BackgroundThe INVEST model is widely accepted as an effective set of guidelines for ensuring your stories will be suitable for development. This article excellently explains what that means but in summary, stories should be:
I - Independent
N - Negotiable
V - Valuable
E - Estimable
S - Small
T - Testable
It is important to remember that these are guidelines and not rules, don't beat yourself up if your stories don't meet all of them.
Neil Killick recently blogged about one of the most important of these guidelines - that stories should be small. If you haven't already, I highly recommend you read what he has to say on it here.
Progressive Story Splitting (PSS)PSS is a technique that I have developed with my team over the past few months. By doing it we have been able to maximise the amount of time we spend developing the right software while making sure that everyone collaborates in planning.
There are three stages to it...
Stage 1 - The Product BacklogThe product backlog is a list of features descending in priority order, with those the Product Owner would like to be developed sooner at the top. Each feature can be considered a story, but certainly doesn't have to be small. Given the potential for large stories, being estimable isn't necessary either.
In this example I'll pretend we're developing a flight booking website. Our product backlog may look like this:
- Customer can search for a flight
- Customer can book a flight
- Customer can view flight details
- Customer can view booking history
- Administrator can add flights
Stage 2 - Create a high-level Story MapStory Mapping was invented by Jeff Patton, the earliest mention of it that I can find is this article from 2005. The Story Map we're creating in PSS is a simpler version, concentrating on just one feature.
A Business Analyst, together with the Product Owner and the customer (or someone/some people that can represent the customer) will create a high-level Story Map.
Let's assume that the first feature on our product backlog has been developed and customers can already search for flights. We're going to create a Story Map for 'Customer can book a flight'. This should be done 1-2 weeks before it is intended that it will start to be developed.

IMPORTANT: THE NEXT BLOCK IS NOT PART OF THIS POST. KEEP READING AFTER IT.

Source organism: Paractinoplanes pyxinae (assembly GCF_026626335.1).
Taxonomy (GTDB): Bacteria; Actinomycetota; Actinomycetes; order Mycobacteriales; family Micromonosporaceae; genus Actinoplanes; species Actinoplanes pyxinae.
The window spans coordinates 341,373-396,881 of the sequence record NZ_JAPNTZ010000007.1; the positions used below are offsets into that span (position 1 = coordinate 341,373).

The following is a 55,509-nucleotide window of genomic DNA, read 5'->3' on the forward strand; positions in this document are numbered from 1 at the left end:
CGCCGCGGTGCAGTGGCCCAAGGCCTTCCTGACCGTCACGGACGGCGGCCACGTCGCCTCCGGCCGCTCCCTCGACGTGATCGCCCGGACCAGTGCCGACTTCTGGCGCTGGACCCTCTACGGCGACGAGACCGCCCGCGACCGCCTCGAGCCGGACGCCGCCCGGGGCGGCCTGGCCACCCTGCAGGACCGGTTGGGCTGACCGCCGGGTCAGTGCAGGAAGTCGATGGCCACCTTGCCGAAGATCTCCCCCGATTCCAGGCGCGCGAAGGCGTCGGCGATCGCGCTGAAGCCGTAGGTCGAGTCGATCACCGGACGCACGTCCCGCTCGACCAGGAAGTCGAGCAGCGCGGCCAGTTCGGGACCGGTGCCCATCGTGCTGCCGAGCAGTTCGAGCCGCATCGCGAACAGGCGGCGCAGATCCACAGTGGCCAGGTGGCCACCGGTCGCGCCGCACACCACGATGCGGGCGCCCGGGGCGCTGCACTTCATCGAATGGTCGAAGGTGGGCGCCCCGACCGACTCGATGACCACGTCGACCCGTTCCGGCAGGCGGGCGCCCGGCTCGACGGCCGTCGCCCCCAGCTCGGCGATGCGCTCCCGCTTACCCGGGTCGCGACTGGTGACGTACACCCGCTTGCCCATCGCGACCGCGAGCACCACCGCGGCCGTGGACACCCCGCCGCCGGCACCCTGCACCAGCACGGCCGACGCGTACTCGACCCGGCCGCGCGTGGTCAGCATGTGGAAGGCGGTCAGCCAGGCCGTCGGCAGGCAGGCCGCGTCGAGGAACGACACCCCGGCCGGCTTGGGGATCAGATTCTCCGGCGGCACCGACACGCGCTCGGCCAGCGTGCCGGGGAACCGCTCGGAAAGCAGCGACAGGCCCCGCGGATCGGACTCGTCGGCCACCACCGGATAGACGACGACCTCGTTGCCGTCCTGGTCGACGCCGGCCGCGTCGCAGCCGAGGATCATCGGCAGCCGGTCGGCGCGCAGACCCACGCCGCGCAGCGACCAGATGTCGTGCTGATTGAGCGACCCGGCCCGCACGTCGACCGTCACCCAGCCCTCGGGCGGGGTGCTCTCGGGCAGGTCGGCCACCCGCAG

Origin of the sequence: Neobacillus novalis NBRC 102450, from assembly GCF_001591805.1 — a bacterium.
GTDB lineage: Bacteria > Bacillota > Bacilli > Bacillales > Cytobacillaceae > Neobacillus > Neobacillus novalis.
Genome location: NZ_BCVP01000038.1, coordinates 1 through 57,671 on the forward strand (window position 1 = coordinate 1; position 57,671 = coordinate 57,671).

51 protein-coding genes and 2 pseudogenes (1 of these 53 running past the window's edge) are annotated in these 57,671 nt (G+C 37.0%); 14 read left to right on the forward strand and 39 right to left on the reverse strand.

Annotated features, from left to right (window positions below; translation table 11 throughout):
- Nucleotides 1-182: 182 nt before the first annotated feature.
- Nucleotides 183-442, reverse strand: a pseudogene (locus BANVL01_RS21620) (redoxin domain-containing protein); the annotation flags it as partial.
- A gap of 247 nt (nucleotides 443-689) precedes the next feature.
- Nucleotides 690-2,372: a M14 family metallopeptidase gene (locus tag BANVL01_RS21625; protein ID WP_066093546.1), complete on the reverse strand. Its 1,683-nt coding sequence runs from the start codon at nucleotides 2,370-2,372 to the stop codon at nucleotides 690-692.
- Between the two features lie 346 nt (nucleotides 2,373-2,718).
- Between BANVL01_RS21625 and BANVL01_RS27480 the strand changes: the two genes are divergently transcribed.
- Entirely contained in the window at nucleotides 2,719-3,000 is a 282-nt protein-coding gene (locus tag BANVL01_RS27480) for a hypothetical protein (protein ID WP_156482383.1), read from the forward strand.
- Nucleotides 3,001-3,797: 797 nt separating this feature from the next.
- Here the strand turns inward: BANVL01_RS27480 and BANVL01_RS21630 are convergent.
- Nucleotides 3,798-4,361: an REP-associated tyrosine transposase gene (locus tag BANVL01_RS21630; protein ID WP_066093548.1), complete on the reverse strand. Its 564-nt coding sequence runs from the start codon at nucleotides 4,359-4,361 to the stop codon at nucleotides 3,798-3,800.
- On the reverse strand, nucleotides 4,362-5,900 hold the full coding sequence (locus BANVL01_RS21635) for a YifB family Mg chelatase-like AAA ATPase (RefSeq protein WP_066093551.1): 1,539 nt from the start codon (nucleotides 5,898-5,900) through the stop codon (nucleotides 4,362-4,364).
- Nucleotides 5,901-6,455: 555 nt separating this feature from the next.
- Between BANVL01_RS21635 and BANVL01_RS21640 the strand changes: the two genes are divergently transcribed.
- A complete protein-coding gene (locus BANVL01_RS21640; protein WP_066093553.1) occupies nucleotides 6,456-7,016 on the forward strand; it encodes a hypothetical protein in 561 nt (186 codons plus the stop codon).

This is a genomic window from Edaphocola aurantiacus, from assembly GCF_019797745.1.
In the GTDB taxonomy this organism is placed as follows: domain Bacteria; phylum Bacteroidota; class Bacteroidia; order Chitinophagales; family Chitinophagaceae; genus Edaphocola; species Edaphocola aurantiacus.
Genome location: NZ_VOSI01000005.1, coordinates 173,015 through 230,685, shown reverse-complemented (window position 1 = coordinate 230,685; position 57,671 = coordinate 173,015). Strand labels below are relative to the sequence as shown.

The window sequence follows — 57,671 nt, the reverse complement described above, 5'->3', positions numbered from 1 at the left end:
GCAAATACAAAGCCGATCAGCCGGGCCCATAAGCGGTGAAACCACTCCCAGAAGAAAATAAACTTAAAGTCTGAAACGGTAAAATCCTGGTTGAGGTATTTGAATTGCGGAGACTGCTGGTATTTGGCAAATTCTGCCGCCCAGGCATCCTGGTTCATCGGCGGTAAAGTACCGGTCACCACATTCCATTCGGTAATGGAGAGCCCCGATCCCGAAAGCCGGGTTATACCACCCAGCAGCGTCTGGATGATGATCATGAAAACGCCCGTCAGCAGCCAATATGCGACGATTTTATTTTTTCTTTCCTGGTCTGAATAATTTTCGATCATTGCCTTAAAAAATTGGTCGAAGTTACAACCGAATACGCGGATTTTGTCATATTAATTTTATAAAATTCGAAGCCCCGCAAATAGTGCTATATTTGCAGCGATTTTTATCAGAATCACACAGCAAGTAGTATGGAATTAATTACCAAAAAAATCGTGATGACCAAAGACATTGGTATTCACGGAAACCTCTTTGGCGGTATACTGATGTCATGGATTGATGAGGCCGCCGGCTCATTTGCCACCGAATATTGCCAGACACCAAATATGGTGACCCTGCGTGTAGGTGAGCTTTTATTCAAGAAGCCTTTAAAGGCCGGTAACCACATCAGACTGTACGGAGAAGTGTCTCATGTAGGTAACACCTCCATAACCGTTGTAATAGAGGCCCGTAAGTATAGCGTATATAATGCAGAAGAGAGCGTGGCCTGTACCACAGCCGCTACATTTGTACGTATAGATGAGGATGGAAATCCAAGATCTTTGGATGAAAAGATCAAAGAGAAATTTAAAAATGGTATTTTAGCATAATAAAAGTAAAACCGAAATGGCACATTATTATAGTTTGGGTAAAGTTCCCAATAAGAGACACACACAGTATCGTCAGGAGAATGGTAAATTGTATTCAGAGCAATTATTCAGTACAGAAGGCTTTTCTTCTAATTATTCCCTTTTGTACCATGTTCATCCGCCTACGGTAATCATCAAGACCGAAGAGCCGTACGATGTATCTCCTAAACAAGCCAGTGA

Using sticky notes, the assembled group write down the functional tasks (in the form of stories) that will always be performed for a customer to book a flight. We've found that sticky notes are best as they can easily be moved around and/or discarded. Rather than sticking them directly onto the wall, join a few sheets of flip chart paper together and stick them onto that. This way it can be rolled up and moved elsewhere. The result may look something like this:
|Click on image to enlarge|
At this stage you should avoid saying how each task is performed. The group may have some thoughts on it, if so write them on the back of the sticky note if you'd like to capture them.
Next, the group will add tasks that will be performed often but not always. Place the new sticky notes on the next row down on your map, moving existing ones along so the sequential order is shown from left to right. If you have tasks that can occur at the same point in the process, place them above one another with the most frequently occurring one higher up.
Our map now looks like this:
|Click on image to enlarge|
Stage 3 - CollaborationUp until now the rest of the team have been busy developing other stories, now is the time for them to get involved in planning. The next session will include all those who attended the last, with the developers and testers too, and will occur in the days leading up to development of the feature.
The Business Analyst will facilitate and start by talking the team through the map and any key points that have been discussed to date. The aim is to take the stories and split, merge, remove and replace them until the feature has been mapped into stories that are suitable for development.
Depending on the size of the original feature, this session can last anywhere from about 30 minutes to a couple of hours.
Up until now we haven't paid particular attention to the INVEST guidelines. With the developers and testers now contributing you can. They are best placed to ensure that each story is estimable, small and testable.
In our example questions that might be asked are 'What passenger details are entered?', 'What payment methods will be supported?', 'How will confirmation be sent to the customer?'. The customer or Product Owner should be able to give the team the answers and together, update the map.
Once the session is over, our map looks like this:
|Click on image to enlarge|
What next?If you're using Scrum, the Product Owner can now choose which stories will be candidates for the next sprint. This could include stories from a few maps that the team has created. With the team having been engaged in the planning process they can better select which stories they will include.
- If you do poker planning then you could write the poker points for each story on the corner of their sticky note
- As stories are completed change their sticky note to a different colour to indicate it
ConclusionWe've developed the PSS process using trial and error. We've taken wrong turns, learned from our mistakes and now find it just works. We find it hard to remember how we did things before!
Using PSS has given us the following advantages:
- The business end of our product backlog is visualised for everyone to see and understand
- The scope of a feature is understood by the whole team, including the Product Owner and customer
- There are less surprises, and if there are any it's relatively easy to walk up to a Story Map and replace stories or move things around